A reader recommended Andrew Pickering’s The Cybernetic Brain. This book is a survey of the British tradition in cybernetics, which it argues is a third, distinct strand of thinking that differs from the characteristic MIT and Soviet schools of thought. Where the US cyberneticians were inspired by engineering problems and saw it as a science of artificial intelligence, and the Soviets as a generalised theory of organisations, the Brits saw it as a means of inquiry into the sciences of the brain, and were especially inspired by biology and ecology, psychiatry, and fieldwork in sociology or in the practice of management consulting.
It’s also an impressive assortment of cool stuff, from robots that initiate a mating dance to Stafford Beer’s putatively intelligent pond just outside Sheffield. (Don’t you want a science-fiction alternate history where that thing worked?) Apparently, Beer and David Suzuki put together a high-concept 80s coffee table photo survey of the history of computing, including Japanese fishermen’s rope tallies and SGI workstations. Don’t you want one of those? No? What are you doing on this blog?
More seriously, the lesson that stuck out for me was that a lot of the work in neural networks, expert systems, and embodied cognition was rediscovered since the 80s in robotics and in theoretical computer science, and since then a hell of a lot of it has found applications. I suspect that the challenge now may be to get the emerging disciplines of user-experience design and service design to rediscover it in their turn.
To some extent, the cybernetic tradition of hardware-hacking and rapid prototyping as a method of inquiry has stuck around and prospered with the UX people, but I’m not sure if the critical element has got across. Beer didn’t just ask if this worked, he asked if it should work. The huge recommendations systems of the e-commerce majors are a fine example of the kind of artefacts cybernetic ideas were intended to help us explore and learn to live with.
Things I didn’t like about the book: the weird framing of the Iraq War as a big modernist planning scheme.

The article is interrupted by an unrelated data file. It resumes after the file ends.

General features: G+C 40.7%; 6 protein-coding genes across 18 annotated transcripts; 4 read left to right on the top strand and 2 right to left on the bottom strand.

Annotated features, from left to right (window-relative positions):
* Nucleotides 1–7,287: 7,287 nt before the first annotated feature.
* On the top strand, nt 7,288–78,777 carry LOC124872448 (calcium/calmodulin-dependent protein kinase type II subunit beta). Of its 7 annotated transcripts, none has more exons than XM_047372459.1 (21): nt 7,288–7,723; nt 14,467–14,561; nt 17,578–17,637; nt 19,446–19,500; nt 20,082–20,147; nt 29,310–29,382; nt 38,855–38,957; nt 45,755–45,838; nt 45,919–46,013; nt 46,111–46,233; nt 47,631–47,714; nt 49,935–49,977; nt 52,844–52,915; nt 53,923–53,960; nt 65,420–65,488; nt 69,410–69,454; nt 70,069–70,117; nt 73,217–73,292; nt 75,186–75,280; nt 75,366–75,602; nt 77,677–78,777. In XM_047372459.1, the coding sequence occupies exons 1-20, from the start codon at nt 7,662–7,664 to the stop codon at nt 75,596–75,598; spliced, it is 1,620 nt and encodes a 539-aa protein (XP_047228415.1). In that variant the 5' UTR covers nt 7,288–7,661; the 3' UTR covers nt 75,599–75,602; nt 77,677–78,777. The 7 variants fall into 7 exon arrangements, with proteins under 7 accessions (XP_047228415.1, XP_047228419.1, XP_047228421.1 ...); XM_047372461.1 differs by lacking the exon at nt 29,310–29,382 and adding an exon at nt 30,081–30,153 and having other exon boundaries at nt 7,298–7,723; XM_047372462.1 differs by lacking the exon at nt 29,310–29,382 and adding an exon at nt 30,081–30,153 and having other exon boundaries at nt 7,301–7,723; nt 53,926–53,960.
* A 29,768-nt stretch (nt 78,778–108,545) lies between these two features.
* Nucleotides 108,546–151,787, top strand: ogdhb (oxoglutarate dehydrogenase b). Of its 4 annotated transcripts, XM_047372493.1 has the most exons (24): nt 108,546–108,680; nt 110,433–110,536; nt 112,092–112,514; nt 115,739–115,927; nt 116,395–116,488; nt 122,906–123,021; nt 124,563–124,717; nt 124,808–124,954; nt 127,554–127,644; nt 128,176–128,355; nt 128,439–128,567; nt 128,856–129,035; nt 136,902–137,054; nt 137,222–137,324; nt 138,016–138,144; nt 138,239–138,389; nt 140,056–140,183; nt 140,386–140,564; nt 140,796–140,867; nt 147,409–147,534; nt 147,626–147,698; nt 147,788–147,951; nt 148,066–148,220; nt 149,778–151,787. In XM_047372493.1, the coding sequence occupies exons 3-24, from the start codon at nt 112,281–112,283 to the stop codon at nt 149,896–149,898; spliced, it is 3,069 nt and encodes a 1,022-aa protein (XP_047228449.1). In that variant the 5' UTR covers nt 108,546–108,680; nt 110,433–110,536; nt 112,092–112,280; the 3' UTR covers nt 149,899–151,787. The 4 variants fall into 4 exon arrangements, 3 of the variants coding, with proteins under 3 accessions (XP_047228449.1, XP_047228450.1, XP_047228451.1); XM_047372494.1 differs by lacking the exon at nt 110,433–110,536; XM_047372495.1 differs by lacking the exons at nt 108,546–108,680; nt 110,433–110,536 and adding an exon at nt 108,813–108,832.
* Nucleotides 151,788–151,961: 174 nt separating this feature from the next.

The individuals who drove the project on were very much informed by critiques of planning, by complex-systems studies, and by cybernetic and systems dynamics ideas. They were libertarians and people who spent their careers building the network-centric warfare systems of the 1980s! That’s what “regime change” means – a lot of people assumed it simply meant “replace the government of Iraq with a different one” or even “change some features of the government of Iraq”, but in fact it means “cause the whole Middle Eastern political system to flip to a different state”.
Rumsfeld had his “regime change”, and Petraeus’ “complex-adaptive systems approach” was called for to clean up the consequences. On a less intellectual level, all sorts of Iraq boosters constantly attacked experts, Arabists, and the very idea that a plan might have been useful.
Generally, I wasn’t totally convinced by Pickering’s philosophical distinction between “performative” and “representational” knowledge either. I understand the point, but it is perfectly possible to have a working, emotional/kinaesthetic understanding of something that is also horribly, disastrously wrong, and inhumane to boot. The history of medicine is a great source here.
Speaking of which, boy, there’s some deeply creepy mid-century psychiatry in here. Ross Ashby, who coined the phrase “requisite variety”, also sought a “Blitzkrieg method” of treating his patients that might include “hypnosis, then LSD, and then ECT”. William Burroughs, who repeatedly pops up in the book as a voracious reader on the subject, would surely agree that “gentle reader, this prospect buggers the imagination.”